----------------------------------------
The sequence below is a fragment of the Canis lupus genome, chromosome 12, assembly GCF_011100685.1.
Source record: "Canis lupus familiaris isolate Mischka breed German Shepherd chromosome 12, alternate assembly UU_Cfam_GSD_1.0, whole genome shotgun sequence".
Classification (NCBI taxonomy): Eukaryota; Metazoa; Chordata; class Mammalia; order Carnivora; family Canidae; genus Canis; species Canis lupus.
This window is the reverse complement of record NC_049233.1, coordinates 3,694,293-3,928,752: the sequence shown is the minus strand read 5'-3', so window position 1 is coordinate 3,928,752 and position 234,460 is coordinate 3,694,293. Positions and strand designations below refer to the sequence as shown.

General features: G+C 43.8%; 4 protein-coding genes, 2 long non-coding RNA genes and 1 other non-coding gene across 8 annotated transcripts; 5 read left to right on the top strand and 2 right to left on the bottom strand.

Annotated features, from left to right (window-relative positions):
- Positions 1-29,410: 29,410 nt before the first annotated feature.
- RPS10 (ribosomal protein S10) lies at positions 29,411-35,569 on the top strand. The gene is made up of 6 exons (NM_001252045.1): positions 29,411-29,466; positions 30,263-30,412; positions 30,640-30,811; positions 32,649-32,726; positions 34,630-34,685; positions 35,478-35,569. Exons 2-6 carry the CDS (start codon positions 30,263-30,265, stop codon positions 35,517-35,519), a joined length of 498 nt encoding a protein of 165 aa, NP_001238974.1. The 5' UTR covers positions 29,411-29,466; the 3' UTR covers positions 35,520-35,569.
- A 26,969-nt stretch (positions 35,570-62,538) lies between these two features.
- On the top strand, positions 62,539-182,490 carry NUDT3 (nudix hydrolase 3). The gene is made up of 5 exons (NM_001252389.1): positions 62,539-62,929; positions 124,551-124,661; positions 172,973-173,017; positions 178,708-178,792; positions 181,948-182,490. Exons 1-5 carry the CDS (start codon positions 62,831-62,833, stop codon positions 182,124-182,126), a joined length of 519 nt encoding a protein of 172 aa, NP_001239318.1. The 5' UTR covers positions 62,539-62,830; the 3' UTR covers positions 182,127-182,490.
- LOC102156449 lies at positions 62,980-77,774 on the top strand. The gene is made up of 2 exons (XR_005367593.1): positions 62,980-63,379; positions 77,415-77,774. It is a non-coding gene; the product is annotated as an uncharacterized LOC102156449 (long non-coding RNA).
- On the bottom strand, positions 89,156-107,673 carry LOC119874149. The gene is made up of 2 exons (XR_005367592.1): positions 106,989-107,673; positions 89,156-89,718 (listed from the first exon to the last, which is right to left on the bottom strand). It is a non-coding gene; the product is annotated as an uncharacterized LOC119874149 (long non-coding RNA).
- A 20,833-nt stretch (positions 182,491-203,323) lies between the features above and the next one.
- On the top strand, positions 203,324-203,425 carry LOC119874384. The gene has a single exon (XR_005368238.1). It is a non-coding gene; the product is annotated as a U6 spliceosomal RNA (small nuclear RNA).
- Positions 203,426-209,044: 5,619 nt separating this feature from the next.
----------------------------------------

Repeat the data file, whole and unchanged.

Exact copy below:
The sequence below is a fragment of the Canis lupus genome, chromosome 12, assembly GCF_011100685.1.
Source record: "Canis lupus familiaris isolate Mischka breed German Shepherd chromosome 12, alternate assembly UU_Cfam_GSD_1.0, whole genome shotgun sequence".
Classification (NCBI taxonomy): Eukaryota; Metazoa; Chordata; class Mammalia; order Carnivora; family Canidae; genus Canis; species Canis lupus.
This window is the reverse complement of record NC_049233.1, coordinates 3,694,293-3,928,752: the sequence shown is the minus strand read 5'-3', so window position 1 is coordinate 3,928,752 and position 234,460 is coordinate 3,694,293. Positions and strand designations below refer to the sequence as shown.

General features: G+C 43.8%; 4 protein-coding genes, 2 long non-coding RNA genes and 1 other non-coding gene across 8 annotated transcripts; 5 read left to right on the top strand and 2 right to left on the bottom strand.

Annotated features, from left to right (window-relative positions):
- Positions 1-29,410: 29,410 nt before the first annotated feature.
- RPS10 (ribosomal protein S10) lies at positions 29,411-35,569 on the top strand. The gene is made up of 6 exons (NM_001252045.1): positions 29,411-29,466; positions 30,263-30,412; positions 30,640-30,811; positions 32,649-32,726; positions 34,630-34,685; positions 35,478-35,569. Exons 2-6 carry the CDS (start codon positions 30,263-30,265, stop codon positions 35,517-35,519), a joined length of 498 nt encoding a protein of 165 aa, NP_001238974.1. The 5' UTR covers positions 29,411-29,466; the 3' UTR covers positions 35,520-35,569.
- A 26,969-nt stretch (positions 35,570-62,538) lies between these two features.
- On the top strand, positions 62,539-182,490 carry NUDT3 (nudix hydrolase 3). The gene is made up of 5 exons (NM_001252389.1): positions 62,539-62,929; positions 124,551-124,661; positions 172,973-173,017; positions 178,708-178,792; positions 181,948-182,490. Exons 1-5 carry the CDS (start codon positions 62,831-62,833, stop codon positions 182,124-182,126), a joined length of 519 nt encoding a protein of 172 aa, NP_001239318.1. The 5' UTR covers positions 62,539-62,830; the 3' UTR covers positions 182,127-182,490.
- LOC102156449 lies at positions 62,980-77,774 on the top strand. The gene is made up of 2 exons (XR_005367593.1): positions 62,980-63,379; positions 77,415-77,774. It is a non-coding gene; the product is annotated as an uncharacterized LOC102156449 (long non-coding RNA).
- On the bottom strand, positions 89,156-107,673 carry LOC119874149. The gene is made up of 2 exons (XR_005367592.1): positions 106,989-107,673; positions 89,156-89,718 (listed from the first exon to the last, which is right to left on the bottom strand). It is a non-coding gene; the product is annotated as an uncharacterized LOC119874149 (long non-coding RNA).
- A 20,833-nt stretch (positions 182,491-203,323) lies between the features above and the next one.
- On the top strand, positions 203,324-203,425 carry LOC119874384. The gene has a single exon (XR_005368238.1). It is a non-coding gene; the product is annotated as a U6 spliceosomal RNA (small nuclear RNA).
- Positions 203,426-209,044: 5,619 nt separating this feature from the next.